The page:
As the committee will be aware, merchant service providers give travel agents and tour operators the ability to accept debit and credit cards in payment for goods and services and they charge for this facility. I understand, from travel industry representatives, that some providers have required significant upfront financial security deposits. CAR is not a party to these discussions and does not play a role in these commercial relationships. It is a matter between the merchant service provider and the business in question.
There is one point of interaction between merchant service providers and CAR and this relates to how consumer financial protection arrangements operate in the event of a travel agent or tour operator becoming insolvent. Following an insolvency, an affected customer may seek to recover moneys from us or from the merchant service provider. If the customer submits a claim to CAR, it falls under the insolvency protection arrangements. The customer may also request the credit or debit card provider to consider reversing a transaction because the travel agent or tour operator has not delivered the services paid for. This is called a charge-back.
In early 2016, in discussions with some merchant service providers, we provided clarity on how our two processes should work. We agreed that CAR would be the first point of contact for the customer. Therefore, if we determined that the customer should be paid under the insolvency protection arrangements, the customer would then not be considered in the charge-back process. This gives clarity to the merchant service provider that the person will come to us first and we will determine whether he or she is part of our scheme. If the person is part of our scheme, he or she will not be included in the merchant service provider scheme. If we determine that the claim is not covered in whole or in part under the insolvency protection arrangements, we notify the claimant accordingly and he or she can provide this information to his or her credit or debit card issuer where he or she chooses to explore the charge-back route. This is an important point. In this way, we provide clarity to the merchant service provider about what our role and its role are, and we are the first point of contact. It goes through our service first, before going down the charge-back route.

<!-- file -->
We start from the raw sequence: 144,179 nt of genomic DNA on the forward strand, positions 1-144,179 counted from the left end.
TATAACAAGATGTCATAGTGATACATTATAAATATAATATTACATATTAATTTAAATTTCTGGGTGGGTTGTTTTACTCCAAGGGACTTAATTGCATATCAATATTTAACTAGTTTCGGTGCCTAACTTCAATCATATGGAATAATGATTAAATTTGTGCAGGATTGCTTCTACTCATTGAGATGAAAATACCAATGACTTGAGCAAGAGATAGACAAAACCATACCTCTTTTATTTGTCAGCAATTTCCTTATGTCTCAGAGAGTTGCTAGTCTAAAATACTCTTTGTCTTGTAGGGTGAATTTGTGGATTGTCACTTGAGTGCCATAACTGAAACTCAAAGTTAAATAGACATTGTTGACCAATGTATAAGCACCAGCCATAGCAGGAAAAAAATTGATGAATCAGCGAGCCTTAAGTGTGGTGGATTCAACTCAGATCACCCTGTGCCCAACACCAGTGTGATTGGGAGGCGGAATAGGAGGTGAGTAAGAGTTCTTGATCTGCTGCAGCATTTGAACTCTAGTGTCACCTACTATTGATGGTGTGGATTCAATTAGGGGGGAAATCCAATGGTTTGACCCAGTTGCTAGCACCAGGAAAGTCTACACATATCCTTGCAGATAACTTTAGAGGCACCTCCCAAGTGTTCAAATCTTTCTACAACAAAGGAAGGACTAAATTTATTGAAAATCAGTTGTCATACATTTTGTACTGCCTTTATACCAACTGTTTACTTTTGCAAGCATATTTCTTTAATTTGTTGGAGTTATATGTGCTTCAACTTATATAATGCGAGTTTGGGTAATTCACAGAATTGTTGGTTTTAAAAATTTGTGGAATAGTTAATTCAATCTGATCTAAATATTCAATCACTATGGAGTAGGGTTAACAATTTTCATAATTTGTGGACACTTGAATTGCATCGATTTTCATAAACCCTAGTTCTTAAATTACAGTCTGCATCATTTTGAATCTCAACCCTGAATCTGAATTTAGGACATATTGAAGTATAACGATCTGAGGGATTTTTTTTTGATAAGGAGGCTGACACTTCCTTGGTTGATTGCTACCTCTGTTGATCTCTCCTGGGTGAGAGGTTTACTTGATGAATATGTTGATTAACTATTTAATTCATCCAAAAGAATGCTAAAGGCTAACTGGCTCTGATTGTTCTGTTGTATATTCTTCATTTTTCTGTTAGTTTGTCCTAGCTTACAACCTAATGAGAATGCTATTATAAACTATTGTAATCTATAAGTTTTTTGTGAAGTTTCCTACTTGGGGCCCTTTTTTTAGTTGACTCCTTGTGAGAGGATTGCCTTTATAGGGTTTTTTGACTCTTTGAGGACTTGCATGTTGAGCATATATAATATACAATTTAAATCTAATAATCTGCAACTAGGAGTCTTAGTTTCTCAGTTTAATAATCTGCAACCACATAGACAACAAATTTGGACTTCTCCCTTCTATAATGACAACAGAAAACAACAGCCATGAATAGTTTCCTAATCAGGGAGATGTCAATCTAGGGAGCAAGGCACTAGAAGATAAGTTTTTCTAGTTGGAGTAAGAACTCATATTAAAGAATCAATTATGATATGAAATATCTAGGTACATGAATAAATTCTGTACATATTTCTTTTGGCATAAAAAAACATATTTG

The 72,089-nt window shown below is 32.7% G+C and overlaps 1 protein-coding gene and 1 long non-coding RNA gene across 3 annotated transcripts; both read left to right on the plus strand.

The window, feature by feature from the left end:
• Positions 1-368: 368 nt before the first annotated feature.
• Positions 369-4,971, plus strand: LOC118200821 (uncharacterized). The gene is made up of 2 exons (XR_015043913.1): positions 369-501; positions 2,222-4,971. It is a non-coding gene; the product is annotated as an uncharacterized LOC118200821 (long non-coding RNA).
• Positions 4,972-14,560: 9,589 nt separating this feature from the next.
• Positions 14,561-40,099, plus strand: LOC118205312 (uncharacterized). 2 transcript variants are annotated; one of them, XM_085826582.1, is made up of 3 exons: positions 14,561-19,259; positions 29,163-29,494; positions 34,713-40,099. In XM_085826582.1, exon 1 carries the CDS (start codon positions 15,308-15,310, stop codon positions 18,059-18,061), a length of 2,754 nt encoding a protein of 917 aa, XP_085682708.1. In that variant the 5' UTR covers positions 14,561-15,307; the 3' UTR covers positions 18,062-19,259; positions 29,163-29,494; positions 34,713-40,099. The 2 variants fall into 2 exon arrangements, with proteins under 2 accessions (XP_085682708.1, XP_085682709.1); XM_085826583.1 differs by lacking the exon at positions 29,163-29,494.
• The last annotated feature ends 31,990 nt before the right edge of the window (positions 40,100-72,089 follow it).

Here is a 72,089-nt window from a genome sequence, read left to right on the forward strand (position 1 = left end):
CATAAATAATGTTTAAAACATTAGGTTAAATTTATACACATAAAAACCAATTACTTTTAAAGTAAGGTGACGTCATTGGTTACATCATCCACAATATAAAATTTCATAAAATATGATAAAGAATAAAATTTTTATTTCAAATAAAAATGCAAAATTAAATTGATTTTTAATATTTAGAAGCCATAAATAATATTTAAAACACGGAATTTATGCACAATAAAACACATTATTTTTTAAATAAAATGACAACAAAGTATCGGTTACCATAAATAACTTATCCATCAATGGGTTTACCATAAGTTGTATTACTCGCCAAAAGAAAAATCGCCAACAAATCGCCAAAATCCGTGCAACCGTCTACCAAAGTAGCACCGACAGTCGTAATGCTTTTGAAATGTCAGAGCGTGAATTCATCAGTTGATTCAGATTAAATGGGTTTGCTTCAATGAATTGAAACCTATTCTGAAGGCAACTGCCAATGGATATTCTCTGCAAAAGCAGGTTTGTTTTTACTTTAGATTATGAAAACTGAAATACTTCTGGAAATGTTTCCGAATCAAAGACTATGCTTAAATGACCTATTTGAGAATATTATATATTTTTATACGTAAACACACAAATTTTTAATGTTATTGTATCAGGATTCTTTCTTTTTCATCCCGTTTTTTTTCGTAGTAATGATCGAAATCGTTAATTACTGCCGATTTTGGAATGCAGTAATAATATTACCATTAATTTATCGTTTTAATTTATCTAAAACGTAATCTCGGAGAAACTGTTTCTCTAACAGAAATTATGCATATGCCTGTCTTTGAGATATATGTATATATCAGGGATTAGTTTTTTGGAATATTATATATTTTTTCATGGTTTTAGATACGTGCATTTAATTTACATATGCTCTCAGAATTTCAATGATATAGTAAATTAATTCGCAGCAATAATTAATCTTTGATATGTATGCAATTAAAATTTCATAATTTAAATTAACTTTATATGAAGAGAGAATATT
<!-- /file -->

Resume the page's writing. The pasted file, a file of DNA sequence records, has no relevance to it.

As for our process for reviewing claims, when a travel company becomes insolvent, its customers can access a claims form on our website, aviationreg.ie. We then assess each submitted form, together with all supporting documentation such as receipts, itinerary and proof of purchase. At the end of this process, we decide whether the claim can be settled in full, in part or rejected, and we notify the claimant accordingly. The claimant has an opportunity to have the decision reviewed, and in a number of cases, we have reviewed decisions.
At the end of this process, if the claim is not covered in whole or in part by Ireland's insolvency protection arrangements, and if the claimant has paid by credit or debit card, we suggest they may be entitled to a charge-back from his or her bank and that the claimant contact his or her bank if this is the case. We suggest they provide the bank with our communication as evidence that the claimant does not have a claim under the bond or refund credit note scheme of the insolvent travel company.
It cannot be any clearer than that. The consumer goes through our process first. If they get the money from our process, all well and good, and if they are not eligible under our scheme, we communicate this to them and he or she brings that to the bank in order that the bank will know that the consumer has been through our process first. In addition, where we can, we have provided any necessary clarity to merchant service providers that have contacted us over the years about how Ireland's insolvency protection arrangements work and what is covered by the scheme.
I will conclude with a summary of recent insolvencies. In 2020, six collapses resulted in claims, the largest of which was USIT Travel Limited, which ceased trading on 27 March. In total in 2020, we received more than 3,600 claims and these have been closed out. In 2021, there has been two insolvencies, the later of which was Joe Walsh Pilgrimitours Limited, which ceased trading on 27 April. To date, we have received roughly 2,489 claims relating to Joe Walsh Pilgrimtours Limited. We are reviewing these claims and have started to pay out on them.
I hope the committee now has a clear view of our role in respect of the travel trade in Ireland.